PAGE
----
In general, a second order definition gives criteria for evaluating an ascription of a quality to a system. We suggest that both our common sense and scientific usage of not-directly-observable qualities corresponds more losely to second order structural definition than to any kind of behavioral definition. Note that a second order definition cannot guarantee that there exist predicates B meeting the criterion or that such a B is unique. Some qualities are best defined jointly with related qualities, e.g. beliefs and goals may require joint treatment.
Second order definitions criticize whole belief structures rather than individual beliefs. We can treat individual beliefs by saying that a system believes p in state s provided all ``reasonably good'' B's satisfy B(s,p). Thus we are distinguishing the ``intersection'' of the reasonably good B's.
(An analogy with cryptography may be helpful. We solve a cryptogram by making hypotheses about the structure of the cipher and about the translation of parts of the cipher text. Our solution is complete when we have ``guessed'' a cipher system that produces the cryptogram from a plausible plaintext message. Though we never prove that our solution is unique, two different solutions are almost never found except for very short cryptograms. In the analogy, the second order definition corresponds to the general idea of encipherment, and B is the particular system used. While we will rarely be able to prove uniqueness, we don't expect to find two B's both satisfying ). [MH69] discusses the improbability of there being two good decompositions of an automaton into subautomata.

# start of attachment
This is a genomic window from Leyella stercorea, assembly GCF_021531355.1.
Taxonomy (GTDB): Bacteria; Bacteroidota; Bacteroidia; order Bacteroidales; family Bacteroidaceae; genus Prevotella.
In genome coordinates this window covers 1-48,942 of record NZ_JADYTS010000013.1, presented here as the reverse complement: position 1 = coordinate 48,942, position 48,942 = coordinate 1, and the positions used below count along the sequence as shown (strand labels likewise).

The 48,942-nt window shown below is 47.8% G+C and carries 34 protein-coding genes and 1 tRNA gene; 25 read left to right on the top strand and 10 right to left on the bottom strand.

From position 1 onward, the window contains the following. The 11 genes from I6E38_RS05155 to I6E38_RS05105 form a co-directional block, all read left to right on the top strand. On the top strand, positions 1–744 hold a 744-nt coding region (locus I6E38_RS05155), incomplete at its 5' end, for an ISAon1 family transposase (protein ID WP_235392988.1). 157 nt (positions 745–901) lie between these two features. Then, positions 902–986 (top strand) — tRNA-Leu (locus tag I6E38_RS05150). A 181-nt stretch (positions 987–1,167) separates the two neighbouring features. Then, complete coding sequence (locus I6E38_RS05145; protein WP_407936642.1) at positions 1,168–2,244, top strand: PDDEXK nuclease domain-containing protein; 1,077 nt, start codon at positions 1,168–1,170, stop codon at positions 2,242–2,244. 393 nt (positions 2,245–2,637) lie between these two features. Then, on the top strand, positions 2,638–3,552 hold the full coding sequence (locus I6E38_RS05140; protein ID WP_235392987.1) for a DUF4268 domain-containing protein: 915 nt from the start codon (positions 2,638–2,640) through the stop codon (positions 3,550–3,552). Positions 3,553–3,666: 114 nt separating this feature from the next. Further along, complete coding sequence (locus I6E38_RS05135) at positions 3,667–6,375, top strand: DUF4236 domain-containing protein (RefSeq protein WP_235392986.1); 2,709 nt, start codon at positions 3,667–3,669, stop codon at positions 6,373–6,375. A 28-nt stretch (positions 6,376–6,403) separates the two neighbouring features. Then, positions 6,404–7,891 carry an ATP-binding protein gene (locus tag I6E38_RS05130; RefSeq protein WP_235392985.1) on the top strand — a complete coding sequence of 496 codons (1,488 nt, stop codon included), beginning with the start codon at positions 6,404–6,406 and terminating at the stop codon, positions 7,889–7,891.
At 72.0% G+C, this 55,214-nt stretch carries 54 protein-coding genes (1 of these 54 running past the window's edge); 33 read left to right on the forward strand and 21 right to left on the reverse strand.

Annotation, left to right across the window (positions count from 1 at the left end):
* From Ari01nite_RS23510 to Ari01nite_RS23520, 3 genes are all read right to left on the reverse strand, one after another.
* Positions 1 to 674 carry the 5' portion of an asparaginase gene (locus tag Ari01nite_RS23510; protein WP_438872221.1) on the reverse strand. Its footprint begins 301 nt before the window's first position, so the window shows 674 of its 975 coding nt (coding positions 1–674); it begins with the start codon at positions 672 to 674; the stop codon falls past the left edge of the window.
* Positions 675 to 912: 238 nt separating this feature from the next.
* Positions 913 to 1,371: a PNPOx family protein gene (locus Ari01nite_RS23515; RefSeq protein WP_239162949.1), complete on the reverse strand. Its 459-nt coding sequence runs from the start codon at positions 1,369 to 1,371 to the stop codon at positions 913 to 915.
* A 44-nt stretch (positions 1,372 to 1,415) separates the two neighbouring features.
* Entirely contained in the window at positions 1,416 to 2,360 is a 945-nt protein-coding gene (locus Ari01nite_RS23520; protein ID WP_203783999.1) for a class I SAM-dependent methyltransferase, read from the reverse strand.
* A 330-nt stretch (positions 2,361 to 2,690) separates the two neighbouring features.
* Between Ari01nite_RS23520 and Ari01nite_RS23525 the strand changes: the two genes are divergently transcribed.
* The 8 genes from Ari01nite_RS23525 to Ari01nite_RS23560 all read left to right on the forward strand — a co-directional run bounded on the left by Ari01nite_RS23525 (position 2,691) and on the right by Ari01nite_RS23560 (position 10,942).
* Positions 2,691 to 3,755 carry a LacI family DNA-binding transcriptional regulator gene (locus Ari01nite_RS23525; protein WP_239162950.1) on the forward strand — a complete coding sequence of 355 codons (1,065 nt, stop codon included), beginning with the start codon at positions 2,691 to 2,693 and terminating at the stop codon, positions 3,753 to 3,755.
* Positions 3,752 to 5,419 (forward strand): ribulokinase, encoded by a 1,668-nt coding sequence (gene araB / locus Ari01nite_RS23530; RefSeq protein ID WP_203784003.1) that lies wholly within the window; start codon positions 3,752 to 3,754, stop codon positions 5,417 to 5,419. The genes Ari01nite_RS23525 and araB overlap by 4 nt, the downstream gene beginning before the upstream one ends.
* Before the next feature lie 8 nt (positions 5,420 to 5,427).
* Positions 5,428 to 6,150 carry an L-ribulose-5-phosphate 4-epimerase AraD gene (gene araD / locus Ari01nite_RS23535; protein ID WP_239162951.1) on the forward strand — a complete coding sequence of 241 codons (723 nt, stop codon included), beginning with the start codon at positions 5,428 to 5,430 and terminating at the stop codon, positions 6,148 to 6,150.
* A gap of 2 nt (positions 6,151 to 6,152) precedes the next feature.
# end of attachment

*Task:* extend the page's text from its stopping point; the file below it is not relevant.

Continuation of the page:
It seems to me that there should be a metatheorem of mathematical logic asserting that not all second order definitions can be reduced to first order definitions and further theorems characterizing those second order definitions that admit such reductions. Such technical results, if they can be found, may be helpful in philosophy and in the construction of formal scientific theories. I would conjecture that many of the informal philosophical arguments that certain mental concepts cannot be reduced to physics will turn out to be sketches of arguments that these concepts require second (or higher) order definitions.